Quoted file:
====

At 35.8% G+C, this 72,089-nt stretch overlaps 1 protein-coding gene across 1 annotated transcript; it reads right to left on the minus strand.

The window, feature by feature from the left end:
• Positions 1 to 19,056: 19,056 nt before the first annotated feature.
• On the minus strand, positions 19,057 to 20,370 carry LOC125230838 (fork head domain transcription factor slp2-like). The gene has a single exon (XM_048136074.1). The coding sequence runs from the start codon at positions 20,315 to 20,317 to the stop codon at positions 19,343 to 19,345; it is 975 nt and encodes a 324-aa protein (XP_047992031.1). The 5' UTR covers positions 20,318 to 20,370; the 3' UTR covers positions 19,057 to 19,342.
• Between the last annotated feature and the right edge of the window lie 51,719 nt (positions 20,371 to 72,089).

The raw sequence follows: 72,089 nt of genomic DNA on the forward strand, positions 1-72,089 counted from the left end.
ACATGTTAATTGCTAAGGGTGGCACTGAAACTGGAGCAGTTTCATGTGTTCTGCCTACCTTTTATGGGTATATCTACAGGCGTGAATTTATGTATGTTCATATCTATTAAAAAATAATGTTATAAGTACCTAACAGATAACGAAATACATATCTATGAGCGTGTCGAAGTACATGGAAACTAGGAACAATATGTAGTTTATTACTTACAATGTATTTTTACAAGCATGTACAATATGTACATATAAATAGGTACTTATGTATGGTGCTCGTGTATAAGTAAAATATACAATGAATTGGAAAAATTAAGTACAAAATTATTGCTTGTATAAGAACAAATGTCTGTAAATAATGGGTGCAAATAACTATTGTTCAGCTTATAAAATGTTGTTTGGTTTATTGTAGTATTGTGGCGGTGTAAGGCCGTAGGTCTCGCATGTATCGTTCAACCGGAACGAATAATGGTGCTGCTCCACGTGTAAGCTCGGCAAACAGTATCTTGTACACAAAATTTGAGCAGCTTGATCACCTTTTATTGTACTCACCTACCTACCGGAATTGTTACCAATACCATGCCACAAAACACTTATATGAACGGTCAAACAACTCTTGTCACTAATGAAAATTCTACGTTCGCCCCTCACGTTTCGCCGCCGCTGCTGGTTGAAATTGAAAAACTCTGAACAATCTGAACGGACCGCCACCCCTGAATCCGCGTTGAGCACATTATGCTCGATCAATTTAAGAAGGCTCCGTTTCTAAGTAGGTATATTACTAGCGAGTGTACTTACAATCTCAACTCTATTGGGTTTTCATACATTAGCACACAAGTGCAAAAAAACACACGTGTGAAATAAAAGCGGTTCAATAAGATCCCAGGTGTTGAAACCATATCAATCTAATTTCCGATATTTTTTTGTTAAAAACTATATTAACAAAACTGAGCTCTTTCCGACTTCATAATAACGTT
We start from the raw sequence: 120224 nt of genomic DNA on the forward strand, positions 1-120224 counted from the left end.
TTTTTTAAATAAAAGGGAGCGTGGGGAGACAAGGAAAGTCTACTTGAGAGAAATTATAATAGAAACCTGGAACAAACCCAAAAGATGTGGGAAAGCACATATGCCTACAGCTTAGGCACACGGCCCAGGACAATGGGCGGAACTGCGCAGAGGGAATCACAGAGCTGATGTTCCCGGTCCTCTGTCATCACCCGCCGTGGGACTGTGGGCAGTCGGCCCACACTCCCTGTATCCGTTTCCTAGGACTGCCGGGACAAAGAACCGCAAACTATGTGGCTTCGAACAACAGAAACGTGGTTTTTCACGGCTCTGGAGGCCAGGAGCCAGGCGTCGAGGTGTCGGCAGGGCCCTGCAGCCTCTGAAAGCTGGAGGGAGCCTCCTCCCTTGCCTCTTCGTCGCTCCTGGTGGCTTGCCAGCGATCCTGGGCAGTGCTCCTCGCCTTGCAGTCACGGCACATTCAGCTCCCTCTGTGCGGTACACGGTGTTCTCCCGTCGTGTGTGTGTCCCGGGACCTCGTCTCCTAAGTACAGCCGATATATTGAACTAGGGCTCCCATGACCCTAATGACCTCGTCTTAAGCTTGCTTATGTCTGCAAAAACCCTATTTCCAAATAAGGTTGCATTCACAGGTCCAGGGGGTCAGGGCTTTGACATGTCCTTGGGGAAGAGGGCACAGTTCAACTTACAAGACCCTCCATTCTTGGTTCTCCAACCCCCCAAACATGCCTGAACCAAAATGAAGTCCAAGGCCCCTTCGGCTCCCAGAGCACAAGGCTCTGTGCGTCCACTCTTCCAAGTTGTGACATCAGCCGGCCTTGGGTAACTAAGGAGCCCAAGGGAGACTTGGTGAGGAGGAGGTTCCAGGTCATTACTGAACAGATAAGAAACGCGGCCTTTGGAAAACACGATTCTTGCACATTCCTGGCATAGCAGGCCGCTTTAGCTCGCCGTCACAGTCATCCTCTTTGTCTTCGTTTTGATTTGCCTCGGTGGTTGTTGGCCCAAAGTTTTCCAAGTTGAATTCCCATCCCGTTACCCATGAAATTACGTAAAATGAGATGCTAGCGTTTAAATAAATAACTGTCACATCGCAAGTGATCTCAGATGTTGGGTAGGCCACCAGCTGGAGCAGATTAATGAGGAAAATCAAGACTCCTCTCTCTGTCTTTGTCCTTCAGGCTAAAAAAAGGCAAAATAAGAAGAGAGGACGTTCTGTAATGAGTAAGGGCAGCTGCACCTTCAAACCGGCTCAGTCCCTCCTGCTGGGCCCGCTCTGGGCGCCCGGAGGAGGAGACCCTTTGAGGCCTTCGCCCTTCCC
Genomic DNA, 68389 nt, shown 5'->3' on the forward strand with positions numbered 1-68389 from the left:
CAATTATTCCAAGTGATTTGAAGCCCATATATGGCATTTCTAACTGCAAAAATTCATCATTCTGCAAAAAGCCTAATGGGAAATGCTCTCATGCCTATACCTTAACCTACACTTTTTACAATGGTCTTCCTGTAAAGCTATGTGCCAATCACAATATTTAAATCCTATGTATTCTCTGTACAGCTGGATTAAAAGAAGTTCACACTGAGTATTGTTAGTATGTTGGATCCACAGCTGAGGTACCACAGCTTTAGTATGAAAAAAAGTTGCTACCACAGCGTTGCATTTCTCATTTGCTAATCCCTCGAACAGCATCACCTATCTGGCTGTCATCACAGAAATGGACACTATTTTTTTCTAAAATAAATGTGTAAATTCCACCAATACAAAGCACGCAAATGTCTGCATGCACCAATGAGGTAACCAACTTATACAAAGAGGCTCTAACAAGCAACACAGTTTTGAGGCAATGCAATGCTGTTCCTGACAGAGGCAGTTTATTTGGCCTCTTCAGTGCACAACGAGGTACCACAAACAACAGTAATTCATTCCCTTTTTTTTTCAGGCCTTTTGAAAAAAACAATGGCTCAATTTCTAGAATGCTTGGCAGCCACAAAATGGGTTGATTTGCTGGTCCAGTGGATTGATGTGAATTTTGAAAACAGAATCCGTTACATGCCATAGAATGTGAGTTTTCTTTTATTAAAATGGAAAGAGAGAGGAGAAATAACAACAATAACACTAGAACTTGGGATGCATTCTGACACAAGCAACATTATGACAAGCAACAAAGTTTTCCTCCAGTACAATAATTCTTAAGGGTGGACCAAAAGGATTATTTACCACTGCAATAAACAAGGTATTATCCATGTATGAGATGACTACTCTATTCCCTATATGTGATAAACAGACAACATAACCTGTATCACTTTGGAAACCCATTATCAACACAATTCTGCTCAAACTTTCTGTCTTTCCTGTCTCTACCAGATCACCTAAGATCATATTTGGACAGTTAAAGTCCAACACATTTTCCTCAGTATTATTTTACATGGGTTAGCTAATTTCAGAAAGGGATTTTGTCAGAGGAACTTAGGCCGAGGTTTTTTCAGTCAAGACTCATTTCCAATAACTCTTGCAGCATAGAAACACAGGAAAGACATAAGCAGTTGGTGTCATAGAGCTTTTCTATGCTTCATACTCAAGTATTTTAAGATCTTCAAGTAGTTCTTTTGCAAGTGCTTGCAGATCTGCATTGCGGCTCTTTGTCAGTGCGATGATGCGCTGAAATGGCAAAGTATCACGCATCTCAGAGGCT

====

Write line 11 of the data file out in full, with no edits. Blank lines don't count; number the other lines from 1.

CAATTATTCCAAGTGATTTGAAGCCCATATATGGCATTTCTAACTGCAAAAATTCATCATTCTGCAAAAAGCCTAATGGGAAATGCTCTCATGCCTATACCTTAACCTACACTTTTTACAATGGTCTTCCTGTAAAGCTATGTGCCAATCACAATATTTAAATCCTATGTATTCTCTGTACAGCTGGATTAAAAGAAGTTCACACTGAGTATTGTTAGTATGTTGGATCCACAGCTGAGGTACCACAGCTTTAGTATGAAAAAAAGTTGCTACCACAGCGTTGCATTTCTCATTTGCTAATCCCTCGAACAGCATCACCTATCTGGCTGTCATCACAGAAATGGACACTATTTTTTTCTAAAATAAATGTGTAAATTCCACCAATACAAAGCACGCAAATGTCTGCATGCACCAATGAGGTAACCAACTTATACAAAGAGGCTCTAACAAGCAACACAGTTTTGAGGCAATGCAATGCTGTTCCTGACAGAGGCAGTTTATTTGGCCTCTTCAGTGCACAACGAGGTACCACAAACAACAGTAATTCATTCCCTTTTTTTTTCAGGCCTTTTGAAAAAAACAATGGCTCAATTTCTAGAATGCTTGGCAGCCACAAAATGGGTTGATTTGCTGGTCCAGTGGATTGATGTGAATTTTGAAAACAGAATCCGTTACATGCCATAGAATGTGAGTTTTCTTTTATTAAAATGGAAAGAGAGAGGAGAAATAACAACAATAACACTAGAACTTGGGATGCATTCTGACACAAGCAACATTATGACAAGCAACAAAGTTTTCCTCCAGTACAATAATTCTTAAGGGTGGACCAAAAGGATTATTTACCACTGCAATAAACAAGGTATTATCCATGTATGAGATGACTACTCTATTCCCTATATGTGATAAACAGACAACATAACCTGTATCACTTTGGAAACCCATTATCAACACAATTCTGCTCAAACTTTCTGTCTTTCCTGTCTCTACCAGATCACCTAAGATCATATTTGGACAGTTAAAGTCCAACACATTTTCCTCAGTATTATTTTACATGGGTTAGCTAATTTCAGAAAGGGATTTTGTCAGAGGAACTTAGGCCGAGGTTTTTTCAGTCAAGACTCATTTCCAATAACTCTTGCAGCATAGAAACACAGGAAAGACATAAGCAGTTGGTGTCATAGAGCTTTTCTATGCTTCATACTCAAGTATTTTAAGATCTTCAAGTAGTTCTTTTGCAAGTGCTTGCAGATCTGCATTGCGGCTCTTTGTCAGTGCGATGATGCGCTGAAATGGCAAAGTATCACGCATCTCAGAGGCT